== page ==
Obviously, these kids know this place better than we do, and are using that knowledge to their full advantage.

From behind cover, they launch taunts and empty beer cans in our direction. Aoi barely manages to dodge one aimed directly at her head, catching the flimsy metal with her magnetism abilities. With a flick of her wrist, the can is crushed into a tiny metal ball that is then hurled directly upwards. There’s a sharp crack as a hole is punched clean through the ceiling. The blue-green light emanating from Aoi’s hand lights up the interior, shining through the material surrounding us.

Silence follows– deafening in its entirety. The stakes have been raised, and she looks at me with a narrow-eyed and unamused, tight-lipped scowl. Her intention is obvious– the next one isn’t going to miss. No more cans are thrown, but the game of keep-away continues. Drifter disappeared not long after it began, and I have no clue what he’s got running through his head. I can only hope it isn’t something monumentally stupid.

Eventually, I catch sight of one ducking behind a tarp, and manage to leap forward quickly enough to grab onto them. It’s a young boy, probably around sixteen, with a face covered in acne scars and long, greasy hair. He squeals when my hand wraps around his arm, and for a second I’m terrified that I accidentally broke the bone in my haste.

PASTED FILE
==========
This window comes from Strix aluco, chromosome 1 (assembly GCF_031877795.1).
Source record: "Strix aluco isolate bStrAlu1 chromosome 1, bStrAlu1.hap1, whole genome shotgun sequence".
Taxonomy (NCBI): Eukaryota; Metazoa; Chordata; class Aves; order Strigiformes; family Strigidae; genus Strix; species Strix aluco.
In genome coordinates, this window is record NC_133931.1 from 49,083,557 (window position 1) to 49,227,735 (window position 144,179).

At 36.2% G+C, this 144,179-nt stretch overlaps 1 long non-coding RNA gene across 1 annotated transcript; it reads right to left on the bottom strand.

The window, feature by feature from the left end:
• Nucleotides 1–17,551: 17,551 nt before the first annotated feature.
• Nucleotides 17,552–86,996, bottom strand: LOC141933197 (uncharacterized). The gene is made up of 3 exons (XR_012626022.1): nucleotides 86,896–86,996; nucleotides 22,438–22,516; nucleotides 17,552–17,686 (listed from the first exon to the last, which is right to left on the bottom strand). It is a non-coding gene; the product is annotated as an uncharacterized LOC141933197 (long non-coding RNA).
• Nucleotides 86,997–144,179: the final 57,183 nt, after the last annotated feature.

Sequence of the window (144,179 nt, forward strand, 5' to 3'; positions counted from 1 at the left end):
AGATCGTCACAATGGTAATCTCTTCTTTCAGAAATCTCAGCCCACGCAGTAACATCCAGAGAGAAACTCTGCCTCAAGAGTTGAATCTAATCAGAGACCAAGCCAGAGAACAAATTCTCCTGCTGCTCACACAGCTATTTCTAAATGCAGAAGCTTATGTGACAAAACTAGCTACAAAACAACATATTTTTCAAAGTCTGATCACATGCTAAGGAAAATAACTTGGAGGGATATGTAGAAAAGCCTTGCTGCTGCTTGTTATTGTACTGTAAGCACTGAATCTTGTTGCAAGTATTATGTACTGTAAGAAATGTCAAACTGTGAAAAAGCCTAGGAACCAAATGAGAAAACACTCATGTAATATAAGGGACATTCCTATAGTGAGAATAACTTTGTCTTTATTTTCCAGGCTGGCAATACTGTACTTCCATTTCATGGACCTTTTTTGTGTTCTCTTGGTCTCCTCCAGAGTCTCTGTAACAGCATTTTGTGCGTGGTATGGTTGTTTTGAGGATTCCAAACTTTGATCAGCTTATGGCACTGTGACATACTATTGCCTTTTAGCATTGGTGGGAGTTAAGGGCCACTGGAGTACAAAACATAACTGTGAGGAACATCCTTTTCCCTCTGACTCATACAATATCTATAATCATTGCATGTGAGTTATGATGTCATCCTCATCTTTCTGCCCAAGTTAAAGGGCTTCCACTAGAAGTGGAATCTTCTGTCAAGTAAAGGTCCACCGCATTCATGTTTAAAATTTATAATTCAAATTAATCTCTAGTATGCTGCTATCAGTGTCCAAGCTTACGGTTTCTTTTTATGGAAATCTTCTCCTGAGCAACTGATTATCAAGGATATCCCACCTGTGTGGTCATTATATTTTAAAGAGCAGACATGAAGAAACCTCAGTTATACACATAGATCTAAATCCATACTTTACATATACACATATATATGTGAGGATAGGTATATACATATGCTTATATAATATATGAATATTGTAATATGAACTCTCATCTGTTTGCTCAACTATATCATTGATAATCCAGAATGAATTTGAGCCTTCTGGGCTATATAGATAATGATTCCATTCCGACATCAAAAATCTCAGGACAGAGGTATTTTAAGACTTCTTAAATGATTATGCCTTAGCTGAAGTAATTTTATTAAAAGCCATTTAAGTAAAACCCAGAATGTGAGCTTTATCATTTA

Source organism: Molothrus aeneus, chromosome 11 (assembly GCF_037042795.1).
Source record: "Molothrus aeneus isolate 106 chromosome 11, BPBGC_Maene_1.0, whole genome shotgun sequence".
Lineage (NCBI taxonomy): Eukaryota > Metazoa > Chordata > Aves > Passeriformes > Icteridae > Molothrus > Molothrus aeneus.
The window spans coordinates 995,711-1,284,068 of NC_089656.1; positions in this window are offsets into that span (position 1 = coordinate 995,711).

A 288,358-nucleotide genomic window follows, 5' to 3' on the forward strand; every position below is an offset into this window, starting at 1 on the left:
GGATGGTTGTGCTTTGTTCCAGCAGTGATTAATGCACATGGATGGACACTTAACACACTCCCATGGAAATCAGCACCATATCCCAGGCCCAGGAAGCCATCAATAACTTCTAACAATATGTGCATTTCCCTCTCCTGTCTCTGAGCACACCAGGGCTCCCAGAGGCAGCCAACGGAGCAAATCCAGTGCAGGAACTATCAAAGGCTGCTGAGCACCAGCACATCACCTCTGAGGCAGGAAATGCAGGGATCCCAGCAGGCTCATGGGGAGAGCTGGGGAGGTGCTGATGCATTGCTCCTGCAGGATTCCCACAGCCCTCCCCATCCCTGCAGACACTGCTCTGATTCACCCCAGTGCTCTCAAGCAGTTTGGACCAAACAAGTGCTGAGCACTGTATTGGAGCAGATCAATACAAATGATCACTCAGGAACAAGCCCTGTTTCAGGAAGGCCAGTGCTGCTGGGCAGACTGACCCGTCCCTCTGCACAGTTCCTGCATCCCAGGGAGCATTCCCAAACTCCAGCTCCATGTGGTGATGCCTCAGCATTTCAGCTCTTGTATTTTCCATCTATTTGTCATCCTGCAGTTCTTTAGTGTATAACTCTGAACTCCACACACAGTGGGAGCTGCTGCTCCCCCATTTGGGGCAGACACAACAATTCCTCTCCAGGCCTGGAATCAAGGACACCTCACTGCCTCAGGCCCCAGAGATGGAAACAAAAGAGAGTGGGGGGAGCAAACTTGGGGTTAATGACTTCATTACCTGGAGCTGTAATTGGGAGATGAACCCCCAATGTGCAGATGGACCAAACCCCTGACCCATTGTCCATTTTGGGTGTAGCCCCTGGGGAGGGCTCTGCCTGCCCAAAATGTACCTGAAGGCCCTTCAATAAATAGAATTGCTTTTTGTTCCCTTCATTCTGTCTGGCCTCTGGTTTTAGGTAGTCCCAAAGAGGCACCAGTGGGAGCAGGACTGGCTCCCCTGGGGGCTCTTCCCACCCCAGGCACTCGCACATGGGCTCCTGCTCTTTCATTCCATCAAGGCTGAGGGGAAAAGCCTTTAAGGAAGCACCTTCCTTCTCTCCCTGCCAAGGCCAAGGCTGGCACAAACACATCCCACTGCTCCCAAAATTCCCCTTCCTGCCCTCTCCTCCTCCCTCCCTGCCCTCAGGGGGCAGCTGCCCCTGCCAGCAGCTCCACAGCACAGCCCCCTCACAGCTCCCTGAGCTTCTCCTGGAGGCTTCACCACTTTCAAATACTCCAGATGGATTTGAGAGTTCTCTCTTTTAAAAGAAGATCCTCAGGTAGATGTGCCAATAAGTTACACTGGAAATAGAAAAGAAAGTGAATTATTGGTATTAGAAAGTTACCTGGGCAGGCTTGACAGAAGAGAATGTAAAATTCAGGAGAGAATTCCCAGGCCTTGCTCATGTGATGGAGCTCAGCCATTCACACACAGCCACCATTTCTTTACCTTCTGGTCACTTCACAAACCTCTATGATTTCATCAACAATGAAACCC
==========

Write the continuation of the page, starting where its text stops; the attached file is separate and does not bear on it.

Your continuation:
“Please don’t take me to jail, my mom’ll kill me!” He shrieks loudly, his voice cracking in the middle of his plea. He holds his other arm up in the air like he’s surrendering, and I get slapped in the face with teenage body odor.

I gag loudly, which I feel horrible about because the boy’s face immediately turns red as mortification replaces simple fear. “You can’t be in here,” I manage to say, only retching once but still keeping my food down. “Please put your arm down. I’m not a cop and I’m not going to arrest you. If you’ll just leave–”

“If you aren’t cops, why do you have guns?” Someone shouts.

“You idiot, they’re military! That makes them even bigger pigs!” Another hisses. “I saw ‘em on TV bumping nasties with the goddamn boot brigade! And if the military’s here, that means–”

“We aren’t here with the military!” Aoi snaps, aggravated by the sound of mid-pubescent voices accusing us of being bootlickers. She reaches towards the nearest drape, tearing it down with a satisfyingly loud rip. There’s no one standing behind it, so she pulls down another. Then, when she realizes that things aren’t going quickly enough for her liking, her hand flashes with light and the nails holding up the tarps are near-instantly amassed into a small ball of metal.

The fabric falls down in unison, like the curtain being lowered at the end of a play, and two other teenagers are revealed. One of them releases a strangled yelp, wrapping her arms around herself like she’s afraid the nails will be launched in her direction. The other– a young boy that’s maybe slightly older than the first– startles at the abrupt lack of cover.

“Oh christ!” The young girl groans, grabbing onto the hem of her jacket and fiddling with it anxiously. “This is bad– Cecil this is really bad. If they sent in these guys, that means–”

“That means nothing! There’s no hive around here and we all know that!” The other, who I assume is the Cecil in question, snarls in return. It’s the same voice that accused us of being military, and his appearance matches what I was expecting almost exactly. Dirty-looking black jeans that match a somehow even filthier-looking denim jacket. Said jacket is covered in patches for a number of different bands. A backpack filled to the brim with stuff is slung across his back. “And if there’s no hive, that means they’re here for something else!”